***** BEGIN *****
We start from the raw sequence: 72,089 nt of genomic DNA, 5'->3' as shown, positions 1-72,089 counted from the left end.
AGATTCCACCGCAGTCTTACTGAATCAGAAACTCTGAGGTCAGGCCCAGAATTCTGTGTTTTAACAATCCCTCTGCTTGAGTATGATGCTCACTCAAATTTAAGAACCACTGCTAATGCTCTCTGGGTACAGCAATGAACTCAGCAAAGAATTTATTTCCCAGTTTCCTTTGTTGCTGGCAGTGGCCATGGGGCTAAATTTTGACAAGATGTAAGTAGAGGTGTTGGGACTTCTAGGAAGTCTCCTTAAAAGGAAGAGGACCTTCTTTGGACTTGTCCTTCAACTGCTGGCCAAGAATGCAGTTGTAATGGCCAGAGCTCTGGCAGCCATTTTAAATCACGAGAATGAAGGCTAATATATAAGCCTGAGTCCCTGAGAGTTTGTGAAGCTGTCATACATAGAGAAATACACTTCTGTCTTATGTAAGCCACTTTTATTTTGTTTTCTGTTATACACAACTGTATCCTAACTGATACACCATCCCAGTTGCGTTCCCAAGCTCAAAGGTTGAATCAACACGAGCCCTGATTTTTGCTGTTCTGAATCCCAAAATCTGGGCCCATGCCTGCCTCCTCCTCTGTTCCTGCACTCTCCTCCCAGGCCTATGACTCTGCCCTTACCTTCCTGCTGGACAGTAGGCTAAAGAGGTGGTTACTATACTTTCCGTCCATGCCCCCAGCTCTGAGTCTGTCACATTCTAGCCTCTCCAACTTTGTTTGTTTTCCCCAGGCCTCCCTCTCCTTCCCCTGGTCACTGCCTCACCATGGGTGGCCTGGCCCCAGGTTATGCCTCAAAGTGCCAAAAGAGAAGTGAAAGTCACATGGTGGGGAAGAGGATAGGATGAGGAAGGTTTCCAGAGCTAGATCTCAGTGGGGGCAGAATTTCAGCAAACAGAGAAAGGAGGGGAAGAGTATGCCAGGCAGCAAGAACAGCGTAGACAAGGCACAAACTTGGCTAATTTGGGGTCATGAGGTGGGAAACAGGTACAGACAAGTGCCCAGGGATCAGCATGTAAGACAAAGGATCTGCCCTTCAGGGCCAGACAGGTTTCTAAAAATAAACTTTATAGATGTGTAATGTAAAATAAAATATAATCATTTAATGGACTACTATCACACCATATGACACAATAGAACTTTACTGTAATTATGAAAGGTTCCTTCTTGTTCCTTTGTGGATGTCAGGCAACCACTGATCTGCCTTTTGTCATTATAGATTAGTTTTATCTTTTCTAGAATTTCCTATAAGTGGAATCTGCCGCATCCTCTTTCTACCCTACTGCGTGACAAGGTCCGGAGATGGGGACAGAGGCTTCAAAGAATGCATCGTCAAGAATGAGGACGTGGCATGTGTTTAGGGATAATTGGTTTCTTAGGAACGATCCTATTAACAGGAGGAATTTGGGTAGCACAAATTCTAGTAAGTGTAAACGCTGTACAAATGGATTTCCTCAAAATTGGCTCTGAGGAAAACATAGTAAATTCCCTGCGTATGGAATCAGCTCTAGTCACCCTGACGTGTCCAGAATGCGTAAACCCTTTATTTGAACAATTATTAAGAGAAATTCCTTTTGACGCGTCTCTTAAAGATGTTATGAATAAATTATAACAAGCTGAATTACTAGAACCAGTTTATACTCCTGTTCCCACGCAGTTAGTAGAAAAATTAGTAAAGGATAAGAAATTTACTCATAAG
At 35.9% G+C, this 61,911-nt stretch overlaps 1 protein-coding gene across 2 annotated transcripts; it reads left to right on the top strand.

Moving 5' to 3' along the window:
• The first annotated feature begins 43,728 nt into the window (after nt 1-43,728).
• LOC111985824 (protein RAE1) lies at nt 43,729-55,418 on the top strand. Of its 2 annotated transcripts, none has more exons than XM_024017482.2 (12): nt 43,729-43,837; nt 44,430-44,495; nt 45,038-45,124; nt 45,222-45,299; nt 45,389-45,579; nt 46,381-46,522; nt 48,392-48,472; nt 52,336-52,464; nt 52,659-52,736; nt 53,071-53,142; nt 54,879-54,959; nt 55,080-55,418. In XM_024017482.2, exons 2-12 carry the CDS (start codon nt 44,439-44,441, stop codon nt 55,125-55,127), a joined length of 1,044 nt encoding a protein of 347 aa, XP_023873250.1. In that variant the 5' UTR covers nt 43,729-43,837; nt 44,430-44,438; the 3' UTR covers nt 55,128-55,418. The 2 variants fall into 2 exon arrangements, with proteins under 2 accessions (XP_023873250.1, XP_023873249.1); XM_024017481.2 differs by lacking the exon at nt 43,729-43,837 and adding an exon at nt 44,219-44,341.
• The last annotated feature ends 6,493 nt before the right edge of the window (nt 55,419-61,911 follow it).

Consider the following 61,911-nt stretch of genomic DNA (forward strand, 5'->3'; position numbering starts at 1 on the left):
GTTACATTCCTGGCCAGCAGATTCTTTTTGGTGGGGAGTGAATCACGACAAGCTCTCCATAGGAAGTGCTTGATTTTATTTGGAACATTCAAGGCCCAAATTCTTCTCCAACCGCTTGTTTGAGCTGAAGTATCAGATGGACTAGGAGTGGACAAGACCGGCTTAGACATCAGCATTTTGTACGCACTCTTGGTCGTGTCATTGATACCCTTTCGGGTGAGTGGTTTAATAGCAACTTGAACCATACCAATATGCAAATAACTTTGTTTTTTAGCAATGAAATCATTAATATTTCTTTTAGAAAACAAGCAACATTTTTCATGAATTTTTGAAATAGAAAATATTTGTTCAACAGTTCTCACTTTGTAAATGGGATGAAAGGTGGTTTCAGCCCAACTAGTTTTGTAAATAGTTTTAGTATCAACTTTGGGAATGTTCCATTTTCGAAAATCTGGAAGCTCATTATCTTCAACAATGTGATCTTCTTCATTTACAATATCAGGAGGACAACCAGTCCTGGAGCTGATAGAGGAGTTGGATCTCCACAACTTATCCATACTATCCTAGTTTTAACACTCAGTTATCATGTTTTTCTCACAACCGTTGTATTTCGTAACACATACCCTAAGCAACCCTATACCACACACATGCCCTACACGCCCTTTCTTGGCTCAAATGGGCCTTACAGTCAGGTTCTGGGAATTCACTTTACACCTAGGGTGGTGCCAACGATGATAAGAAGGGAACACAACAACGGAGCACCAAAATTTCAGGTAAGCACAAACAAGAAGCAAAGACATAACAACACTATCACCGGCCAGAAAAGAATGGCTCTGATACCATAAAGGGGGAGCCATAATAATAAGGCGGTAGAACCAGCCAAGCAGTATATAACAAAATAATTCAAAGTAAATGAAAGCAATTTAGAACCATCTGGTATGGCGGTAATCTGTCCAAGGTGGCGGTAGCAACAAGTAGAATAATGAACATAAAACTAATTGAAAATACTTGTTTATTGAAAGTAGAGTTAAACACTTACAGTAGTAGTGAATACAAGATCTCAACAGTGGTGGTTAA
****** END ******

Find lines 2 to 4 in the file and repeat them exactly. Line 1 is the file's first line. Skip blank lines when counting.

AGATTCCACCGCAGTCTTACTGAATCAGAAACTCTGAGGTCAGGCCCAGAATTCTGTGTTTTAACAATCCCTCTGCTTGAGTATGATGCTCACTCAAATTTAAGAACCACTGCTAATGCTCTCTGGGTACAGCAATGAACTCAGCAAAGAATTTATTTCCCAGTTTCCTTTGTTGCTGGCAGTGGCCATGGGGCTAAATTTTGACAAGATGTAAGTAGAGGTGTTGGGACTTCTAGGAAGTCTCCTTAAAAGGAAGAGGACCTTCTTTGGACTTGTCCTTCAACTGCTGGCCAAGAATGCAGTTGTAATGGCCAGAGCTCTGGCAGCCATTTTAAATCACGAGAATGAAGGCTAATATATAAGCCTGAGTCCCTGAGAGTTTGTGAAGCTGTCATACATAGAGAAATACACTTCTGTCTTATGTAAGCCACTTTTATTTTGTTTTCTGTTATACACAACTGTATCCTAACTGATACACCATCCCAGTTGCGTTCCCAAGCTCAAAGGTTGAATCAACACGAGCCCTGATTTTTGCTGTTCTGAATCCCAAAATCTGGGCCCATGCCTGCCTCCTCCTCTGTTCCTGCACTCTCCTCCCAGGCCTATGACTCTGCCCTTACCTTCCTGCTGGACAGTAGGCTAAAGAGGTGGTTACTATACTTTCCGTCCATGCCCCCAGCTCTGAGTCTGTCACATTCTAGCCTCTCCAACTTTGTTTGTTTTCCCCAGGCCTCCCTCTCCTTCCCCTGGTCACTGCCTCACCATGGGTGGCCTGGCCCCAGGTTATGCCTCAAAGTGCCAAAAGAGAAGTGAAAGTCACATGGTGGGGAAGAGGATAGGATGAGGAAGGTTTCCAGAGCTAGATCTCAGTGGGGGCAGAATTTCAGCAAACAGAGAAAGGAGGGGAAGAGTATGCCAGGCAGCAAGAACAGCGTAGACAAGGCACAAACTTGGCTAATTTGGGGTCATGAGGTGGGAAACAGGTACAGACAAGTGCCCAGGGATCAGCATGTAAGACAAAGGATCTGCCCTTCAGGGCCAGACAGGTTTCTAAAAATAAACTTTATAGATGTGTAATGTAAAATAAAATATAATCATTTAATGGACTACTATCACACCATATGACACAATAGAACTTTACTGTAATTATGAAAGGTTCCTTCTTGTTCCTTTGTGGATGTCAGGCAACCACTGATCTGCCTTTTGTCATTATAGATTAGTTTTATCTTTTCTAGAATTTCCTATAAGTGGAATCTGCCGCATCCTCTTTCTACCCTACTGCGTGACAAGGTCCGGAGATGGGGACAGAGGCTTCAAAGAATGCATCGTCAAGAATGAGGACGTGGCATGTGTTTAGGGATAATTGGTTTCTTAGGAACGATCCTATTAACAGGAGGAATTTGGGTAGCACAAATTCTAGTAAGTGTAAACGCTGTACAAATGGATTTCCTCAAAATTGGCTCTGAGGAAAACATAGTAAATTCCCTGCGTATGGAATCAGCTCTAGTCACCCTGACGTGTCCAGAATGCGTAAACCCTTTATTTGAACAATTATTAAGAGAAATTCCTTTTGACGCGTCTCTTAAAGATGTTATGAATAAATTATAACAAGCTGAATTACTAGAACCAGTTTATACTCCTGTTCCCACGCAGTTAGTAGAAAAATTAGTAAAGGATAAGAAATTTACTCATAAG
At 35.9% G+C, this 61,911-nt stretch overlaps 1 protein-coding gene across 2 annotated transcripts; it reads left to right on the top strand.

Moving 5' to 3' along the window: